Do you think your automated phone system or website is smart enough to accurately identify your customers?
You may be able to identify the person (name, customer id, etc.) but you’ll have a much harder time guessing what they need.
Take, for example, my recent call with Dell. I called up tech support for help. Dell’s automated phone system some how automatically determined I wanted to talk about my Axim handheld.
Sure, I had bought an Axim from them before. However, my most recent purchase was a desktop computer.
How did I end up in the PDA support queue when I really had a problem with my desktop computer?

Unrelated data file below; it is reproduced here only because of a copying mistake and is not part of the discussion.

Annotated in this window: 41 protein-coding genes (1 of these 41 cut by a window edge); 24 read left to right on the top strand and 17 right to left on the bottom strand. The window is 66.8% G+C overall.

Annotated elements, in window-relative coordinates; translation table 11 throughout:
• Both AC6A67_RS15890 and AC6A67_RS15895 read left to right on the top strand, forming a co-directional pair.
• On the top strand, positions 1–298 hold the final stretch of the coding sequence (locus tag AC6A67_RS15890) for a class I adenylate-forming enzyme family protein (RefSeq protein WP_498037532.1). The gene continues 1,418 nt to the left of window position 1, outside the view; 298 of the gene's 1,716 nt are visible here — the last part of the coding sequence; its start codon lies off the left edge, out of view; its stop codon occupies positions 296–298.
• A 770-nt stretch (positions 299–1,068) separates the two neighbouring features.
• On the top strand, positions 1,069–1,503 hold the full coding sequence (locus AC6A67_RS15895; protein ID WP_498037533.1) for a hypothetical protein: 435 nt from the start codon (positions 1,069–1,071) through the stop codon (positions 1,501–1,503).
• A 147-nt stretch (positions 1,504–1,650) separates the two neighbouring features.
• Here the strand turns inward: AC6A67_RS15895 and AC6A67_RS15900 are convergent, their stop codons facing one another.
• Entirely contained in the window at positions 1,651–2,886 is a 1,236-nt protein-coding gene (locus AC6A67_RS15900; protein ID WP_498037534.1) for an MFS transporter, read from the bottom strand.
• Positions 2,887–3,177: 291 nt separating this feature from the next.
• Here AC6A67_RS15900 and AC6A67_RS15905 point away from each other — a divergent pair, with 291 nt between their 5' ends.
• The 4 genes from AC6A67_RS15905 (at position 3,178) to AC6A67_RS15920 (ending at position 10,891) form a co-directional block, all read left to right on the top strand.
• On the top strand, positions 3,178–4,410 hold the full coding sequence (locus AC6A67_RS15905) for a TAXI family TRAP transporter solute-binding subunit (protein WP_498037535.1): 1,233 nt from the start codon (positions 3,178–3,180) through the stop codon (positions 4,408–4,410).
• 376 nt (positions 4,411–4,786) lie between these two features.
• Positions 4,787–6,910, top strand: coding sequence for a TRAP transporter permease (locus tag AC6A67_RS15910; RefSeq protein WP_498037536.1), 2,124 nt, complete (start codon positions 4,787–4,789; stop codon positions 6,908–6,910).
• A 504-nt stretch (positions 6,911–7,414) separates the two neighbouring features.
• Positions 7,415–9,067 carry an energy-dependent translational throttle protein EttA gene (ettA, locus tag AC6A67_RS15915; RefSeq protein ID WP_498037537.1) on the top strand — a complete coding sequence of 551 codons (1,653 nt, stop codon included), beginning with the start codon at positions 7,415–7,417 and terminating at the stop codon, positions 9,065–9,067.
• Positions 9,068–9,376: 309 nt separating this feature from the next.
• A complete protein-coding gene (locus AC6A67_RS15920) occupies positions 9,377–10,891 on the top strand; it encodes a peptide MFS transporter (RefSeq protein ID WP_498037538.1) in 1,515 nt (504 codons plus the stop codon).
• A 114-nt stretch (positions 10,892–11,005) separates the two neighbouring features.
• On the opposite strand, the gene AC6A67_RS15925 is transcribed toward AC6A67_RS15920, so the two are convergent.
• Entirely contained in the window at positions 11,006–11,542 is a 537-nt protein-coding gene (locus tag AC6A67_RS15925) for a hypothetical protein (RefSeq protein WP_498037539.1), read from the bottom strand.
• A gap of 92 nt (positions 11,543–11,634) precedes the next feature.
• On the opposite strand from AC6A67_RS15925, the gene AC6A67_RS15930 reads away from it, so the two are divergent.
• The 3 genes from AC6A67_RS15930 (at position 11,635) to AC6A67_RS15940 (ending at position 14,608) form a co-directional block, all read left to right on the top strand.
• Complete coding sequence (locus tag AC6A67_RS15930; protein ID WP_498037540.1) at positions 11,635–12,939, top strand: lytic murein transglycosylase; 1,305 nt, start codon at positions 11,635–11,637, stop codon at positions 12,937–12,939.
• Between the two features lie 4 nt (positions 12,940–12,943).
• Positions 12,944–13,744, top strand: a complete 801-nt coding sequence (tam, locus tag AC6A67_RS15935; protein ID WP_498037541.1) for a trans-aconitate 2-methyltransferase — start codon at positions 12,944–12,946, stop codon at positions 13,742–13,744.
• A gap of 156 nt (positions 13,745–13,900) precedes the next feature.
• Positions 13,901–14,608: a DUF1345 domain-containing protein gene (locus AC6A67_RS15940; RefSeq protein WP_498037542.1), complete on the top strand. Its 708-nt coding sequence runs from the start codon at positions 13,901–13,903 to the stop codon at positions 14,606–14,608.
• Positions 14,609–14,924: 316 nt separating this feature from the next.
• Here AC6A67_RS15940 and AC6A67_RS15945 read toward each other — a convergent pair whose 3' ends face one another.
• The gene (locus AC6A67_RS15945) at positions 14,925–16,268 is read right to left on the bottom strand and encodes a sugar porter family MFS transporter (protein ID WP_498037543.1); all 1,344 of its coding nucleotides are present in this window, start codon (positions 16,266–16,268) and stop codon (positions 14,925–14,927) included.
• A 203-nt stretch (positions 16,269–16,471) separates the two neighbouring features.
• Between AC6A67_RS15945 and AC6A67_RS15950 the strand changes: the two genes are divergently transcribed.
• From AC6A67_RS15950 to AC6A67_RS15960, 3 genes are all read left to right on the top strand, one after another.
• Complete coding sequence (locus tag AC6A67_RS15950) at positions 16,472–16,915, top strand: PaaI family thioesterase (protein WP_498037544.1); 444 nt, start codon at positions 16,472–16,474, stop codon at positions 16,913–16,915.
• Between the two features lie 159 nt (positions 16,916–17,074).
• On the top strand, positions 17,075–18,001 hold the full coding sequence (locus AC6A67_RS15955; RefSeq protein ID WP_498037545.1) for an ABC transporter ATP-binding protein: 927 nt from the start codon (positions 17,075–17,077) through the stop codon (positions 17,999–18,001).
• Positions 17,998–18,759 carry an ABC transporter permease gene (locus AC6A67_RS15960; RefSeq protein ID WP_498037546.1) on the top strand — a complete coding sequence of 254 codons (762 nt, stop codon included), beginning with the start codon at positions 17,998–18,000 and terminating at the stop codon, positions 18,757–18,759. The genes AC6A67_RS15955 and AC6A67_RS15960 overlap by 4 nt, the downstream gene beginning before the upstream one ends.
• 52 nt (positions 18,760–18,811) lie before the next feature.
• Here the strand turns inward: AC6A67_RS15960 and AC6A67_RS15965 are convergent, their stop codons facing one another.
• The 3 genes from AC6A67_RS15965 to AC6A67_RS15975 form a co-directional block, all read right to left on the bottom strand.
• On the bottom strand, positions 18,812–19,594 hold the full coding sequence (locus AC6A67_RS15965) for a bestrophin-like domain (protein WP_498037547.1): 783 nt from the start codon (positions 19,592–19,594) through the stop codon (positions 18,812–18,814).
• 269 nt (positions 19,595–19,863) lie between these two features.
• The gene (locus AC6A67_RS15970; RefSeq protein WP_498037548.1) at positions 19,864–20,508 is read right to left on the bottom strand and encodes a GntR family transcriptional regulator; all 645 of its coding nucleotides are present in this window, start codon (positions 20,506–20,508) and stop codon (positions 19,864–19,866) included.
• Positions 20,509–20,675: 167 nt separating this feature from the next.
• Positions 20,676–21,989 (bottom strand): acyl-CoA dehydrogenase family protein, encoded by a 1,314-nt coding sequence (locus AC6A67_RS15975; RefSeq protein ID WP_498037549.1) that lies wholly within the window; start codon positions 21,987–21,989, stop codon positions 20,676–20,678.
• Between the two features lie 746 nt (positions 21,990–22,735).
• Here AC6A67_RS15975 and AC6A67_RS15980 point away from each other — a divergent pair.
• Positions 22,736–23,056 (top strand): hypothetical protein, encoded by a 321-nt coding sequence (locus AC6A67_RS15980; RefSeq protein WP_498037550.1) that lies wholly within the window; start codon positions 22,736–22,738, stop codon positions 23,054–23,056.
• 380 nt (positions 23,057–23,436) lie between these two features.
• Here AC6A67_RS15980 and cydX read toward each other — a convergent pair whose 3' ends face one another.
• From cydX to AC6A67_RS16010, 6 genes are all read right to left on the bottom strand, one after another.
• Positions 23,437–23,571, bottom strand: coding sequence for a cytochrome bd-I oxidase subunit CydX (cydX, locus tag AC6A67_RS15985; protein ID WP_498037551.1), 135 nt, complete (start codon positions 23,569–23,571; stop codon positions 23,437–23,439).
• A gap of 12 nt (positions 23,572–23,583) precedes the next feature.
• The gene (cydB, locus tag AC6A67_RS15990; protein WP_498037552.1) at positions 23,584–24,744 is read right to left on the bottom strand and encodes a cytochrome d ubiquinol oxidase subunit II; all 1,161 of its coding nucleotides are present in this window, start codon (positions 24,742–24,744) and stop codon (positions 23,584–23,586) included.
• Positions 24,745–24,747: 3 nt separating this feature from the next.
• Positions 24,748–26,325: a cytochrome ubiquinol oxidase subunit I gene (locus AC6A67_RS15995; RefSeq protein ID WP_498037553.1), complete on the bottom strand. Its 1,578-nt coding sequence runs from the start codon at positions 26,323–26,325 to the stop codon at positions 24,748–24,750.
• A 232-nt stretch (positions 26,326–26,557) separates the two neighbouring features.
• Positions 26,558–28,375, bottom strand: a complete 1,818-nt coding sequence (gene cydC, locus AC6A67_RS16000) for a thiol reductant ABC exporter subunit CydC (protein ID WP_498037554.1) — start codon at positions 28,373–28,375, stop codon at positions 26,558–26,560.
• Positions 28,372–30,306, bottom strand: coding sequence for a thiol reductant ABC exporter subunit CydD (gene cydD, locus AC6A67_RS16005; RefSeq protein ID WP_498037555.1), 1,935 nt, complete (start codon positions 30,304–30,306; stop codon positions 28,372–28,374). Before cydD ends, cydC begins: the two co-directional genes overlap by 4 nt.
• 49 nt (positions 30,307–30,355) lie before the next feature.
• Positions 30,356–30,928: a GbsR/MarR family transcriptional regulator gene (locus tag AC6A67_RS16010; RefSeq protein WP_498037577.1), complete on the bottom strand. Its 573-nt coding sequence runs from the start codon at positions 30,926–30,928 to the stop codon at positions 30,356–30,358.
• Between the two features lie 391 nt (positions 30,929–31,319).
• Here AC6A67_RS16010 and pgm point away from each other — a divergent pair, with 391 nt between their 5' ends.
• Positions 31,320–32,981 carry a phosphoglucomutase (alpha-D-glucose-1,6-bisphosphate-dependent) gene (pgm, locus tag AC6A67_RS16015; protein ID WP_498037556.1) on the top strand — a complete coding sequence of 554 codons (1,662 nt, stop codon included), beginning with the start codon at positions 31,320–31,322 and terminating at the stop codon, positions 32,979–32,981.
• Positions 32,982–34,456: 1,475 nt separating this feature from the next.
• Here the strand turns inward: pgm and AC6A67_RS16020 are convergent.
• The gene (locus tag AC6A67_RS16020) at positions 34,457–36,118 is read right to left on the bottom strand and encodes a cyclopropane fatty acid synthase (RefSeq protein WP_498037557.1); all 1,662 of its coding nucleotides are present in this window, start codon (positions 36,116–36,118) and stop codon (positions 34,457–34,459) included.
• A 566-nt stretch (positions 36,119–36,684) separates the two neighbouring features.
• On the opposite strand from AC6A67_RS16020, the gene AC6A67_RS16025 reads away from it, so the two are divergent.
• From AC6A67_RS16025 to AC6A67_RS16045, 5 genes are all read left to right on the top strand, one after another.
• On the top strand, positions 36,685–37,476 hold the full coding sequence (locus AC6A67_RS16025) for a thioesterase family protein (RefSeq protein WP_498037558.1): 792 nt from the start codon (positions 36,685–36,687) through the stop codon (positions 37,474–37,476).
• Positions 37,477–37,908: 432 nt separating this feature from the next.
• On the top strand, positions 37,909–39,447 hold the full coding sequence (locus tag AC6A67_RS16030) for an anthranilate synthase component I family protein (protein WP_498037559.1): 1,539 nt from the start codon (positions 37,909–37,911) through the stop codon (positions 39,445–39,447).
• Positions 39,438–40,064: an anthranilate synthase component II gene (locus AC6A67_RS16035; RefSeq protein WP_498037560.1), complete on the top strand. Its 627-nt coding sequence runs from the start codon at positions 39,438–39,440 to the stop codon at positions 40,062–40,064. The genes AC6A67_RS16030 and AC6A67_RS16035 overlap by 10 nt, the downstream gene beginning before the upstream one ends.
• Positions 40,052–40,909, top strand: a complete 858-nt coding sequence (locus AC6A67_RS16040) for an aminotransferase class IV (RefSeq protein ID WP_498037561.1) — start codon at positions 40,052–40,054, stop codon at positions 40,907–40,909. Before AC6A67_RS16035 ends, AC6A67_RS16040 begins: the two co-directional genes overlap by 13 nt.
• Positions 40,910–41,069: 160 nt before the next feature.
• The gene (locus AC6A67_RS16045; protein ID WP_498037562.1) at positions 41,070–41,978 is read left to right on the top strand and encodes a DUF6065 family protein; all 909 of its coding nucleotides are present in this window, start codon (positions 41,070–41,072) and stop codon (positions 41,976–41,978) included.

I found myself trapped without any option besides hanging up the phone.
Just because a person has previously purchased a product doesn’t mean that is what they want to talk to you about.
In customizing and personalizing our user’s experience we must be careful that we don’t go overboard.
Guessing the user’s next step is important but we need to be confident our decision will correctly match the customer the majority of the time.
Depending on your circumstance you may be able to be more or less strict on your accuracy. This is determined by the consequences of being wrong.
Always give your customer an escape route. If you’re making choices for them, make sure they can override you, take a step back, or even start over.
Lesson #1: Don’t guess wrong.
Lesson #2: If you guess wrong, make the recovery easy. Don’t trap the customer where they don’t want to be.